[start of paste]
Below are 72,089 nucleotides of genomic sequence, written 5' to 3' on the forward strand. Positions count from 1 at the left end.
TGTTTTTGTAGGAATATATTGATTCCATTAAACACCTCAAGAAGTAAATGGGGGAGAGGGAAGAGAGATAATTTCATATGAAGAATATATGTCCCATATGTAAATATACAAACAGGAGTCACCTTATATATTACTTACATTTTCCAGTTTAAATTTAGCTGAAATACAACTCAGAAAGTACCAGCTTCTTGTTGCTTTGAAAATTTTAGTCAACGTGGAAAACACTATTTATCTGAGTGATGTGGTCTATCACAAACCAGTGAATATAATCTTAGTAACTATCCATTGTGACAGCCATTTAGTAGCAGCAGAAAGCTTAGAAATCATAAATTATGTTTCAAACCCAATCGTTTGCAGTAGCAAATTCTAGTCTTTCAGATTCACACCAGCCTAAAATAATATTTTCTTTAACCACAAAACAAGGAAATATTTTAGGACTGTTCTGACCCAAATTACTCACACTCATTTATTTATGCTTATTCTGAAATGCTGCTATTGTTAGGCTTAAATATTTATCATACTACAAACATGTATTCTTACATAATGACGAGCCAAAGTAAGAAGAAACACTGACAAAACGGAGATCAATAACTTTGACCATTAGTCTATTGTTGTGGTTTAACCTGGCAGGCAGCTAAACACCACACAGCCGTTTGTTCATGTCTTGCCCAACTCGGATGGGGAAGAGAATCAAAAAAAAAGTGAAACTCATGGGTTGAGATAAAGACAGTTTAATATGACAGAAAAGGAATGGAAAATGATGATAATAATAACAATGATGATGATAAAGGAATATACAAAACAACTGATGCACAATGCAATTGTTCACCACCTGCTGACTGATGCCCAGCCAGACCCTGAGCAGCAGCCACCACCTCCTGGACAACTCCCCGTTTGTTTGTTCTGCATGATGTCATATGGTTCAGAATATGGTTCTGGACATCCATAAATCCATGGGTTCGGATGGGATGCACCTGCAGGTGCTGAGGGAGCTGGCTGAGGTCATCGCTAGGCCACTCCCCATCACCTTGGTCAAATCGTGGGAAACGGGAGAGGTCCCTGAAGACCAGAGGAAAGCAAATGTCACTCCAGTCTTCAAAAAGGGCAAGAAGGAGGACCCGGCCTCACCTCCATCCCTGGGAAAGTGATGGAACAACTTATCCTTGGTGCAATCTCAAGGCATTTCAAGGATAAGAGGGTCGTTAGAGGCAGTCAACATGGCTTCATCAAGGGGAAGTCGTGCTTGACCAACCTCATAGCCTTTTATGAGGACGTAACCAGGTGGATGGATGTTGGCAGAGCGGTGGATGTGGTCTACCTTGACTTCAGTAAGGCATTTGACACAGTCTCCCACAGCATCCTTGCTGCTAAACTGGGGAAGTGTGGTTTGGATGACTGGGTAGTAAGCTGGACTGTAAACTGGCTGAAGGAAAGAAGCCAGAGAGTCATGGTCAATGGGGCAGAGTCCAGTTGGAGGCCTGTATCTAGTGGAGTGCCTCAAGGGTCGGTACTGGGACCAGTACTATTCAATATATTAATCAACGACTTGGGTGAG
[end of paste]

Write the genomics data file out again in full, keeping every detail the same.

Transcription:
Below are 72,089 nucleotides of genomic sequence, written 5' to 3' on the forward strand. Positions count from 1 at the left end.
TGTTTTTGTAGGAATATATTGATTCCATTAAACACCTCAAGAAGTAAATGGGGGAGAGGGAAGAGAGATAATTTCATATGAAGAATATATGTCCCATATGTAAATATACAAACAGGAGTCACCTTATATATTACTTACATTTTCCAGTTTAAATTTAGCTGAAATACAACTCAGAAAGTACCAGCTTCTTGTTGCTTTGAAAATTTTAGTCAACGTGGAAAACACTATTTATCTGAGTGATGTGGTCTATCACAAACCAGTGAATATAATCTTAGTAACTATCCATTGTGACAGCCATTTAGTAGCAGCAGAAAGCTTAGAAATCATAAATTATGTTTCAAACCCAATCGTTTGCAGTAGCAAATTCTAGTCTTTCAGATTCACACCAGCCTAAAATAATATTTTCTTTAACCACAAAACAAGGAAATATTTTAGGACTGTTCTGACCCAAATTACTCACACTCATTTATTTATGCTTATTCTGAAATGCTGCTATTGTTAGGCTTAAATATTTATCATACTACAAACATGTATTCTTACATAATGACGAGCCAAAGTAAGAAGAAACACTGACAAAACGGAGATCAATAACTTTGACCATTAGTCTATTGTTGTGGTTTAACCTGGCAGGCAGCTAAACACCACACAGCCGTTTGTTCATGTCTTGCCCAACTCGGATGGGGAAGAGAATCAAAAAAAAAGTGAAACTCATGGGTTGAGATAAAGACAGTTTAATATGACAGAAAAGGAATGGAAAATGATGATAATAATAACAATGATGATGATAAAGGAATATACAAAACAACTGATGCACAATGCAATTGTTCACCACCTGCTGACTGATGCCCAGCCAGACCCTGAGCAGCAGCCACCACCTCCTGGACAACTCCCCGTTTGTTTGTTCTGCATGATGTCATATGGTTCAGAATATGGTTCTGGACATCCATAAATCCATGGGTTCGGATGGGATGCACCTGCAGGTGCTGAGGGAGCTGGCTGAGGTCATCGCTAGGCCACTCCCCATCACCTTGGTCAAATCGTGGGAAACGGGAGAGGTCCCTGAAGACCAGAGGAAAGCAAATGTCACTCCAGTCTTCAAAAAGGGCAAGAAGGAGGACCCGGCCTCACCTCCATCCCTGGGAAAGTGATGGAACAACTTATCCTTGGTGCAATCTCAAGGCATTTCAAGGATAAGAGGGTCGTTAGAGGCAGTCAACATGGCTTCATCAAGGGGAAGTCGTGCTTGACCAACCTCATAGCCTTTTATGAGGACGTAACCAGGTGGATGGATGTTGGCAGAGCGGTGGATGTGGTCTACCTTGACTTCAGTAAGGCATTTGACACAGTCTCCCACAGCATCCTTGCTGCTAAACTGGGGAAGTGTGGTTTGGATGACTGGGTAGTAAGCTGGACTGTAAACTGGCTGAAGGAAAGAAGCCAGAGAGTCATGGTCAATGGGGCAGAGTCCAGTTGGAGGCCTGTATCTAGTGGAGTGCCTCAAGGGTCGGTACTGGGACCAGTACTATTCAATATATTAATCAACGACTTGGGTGAG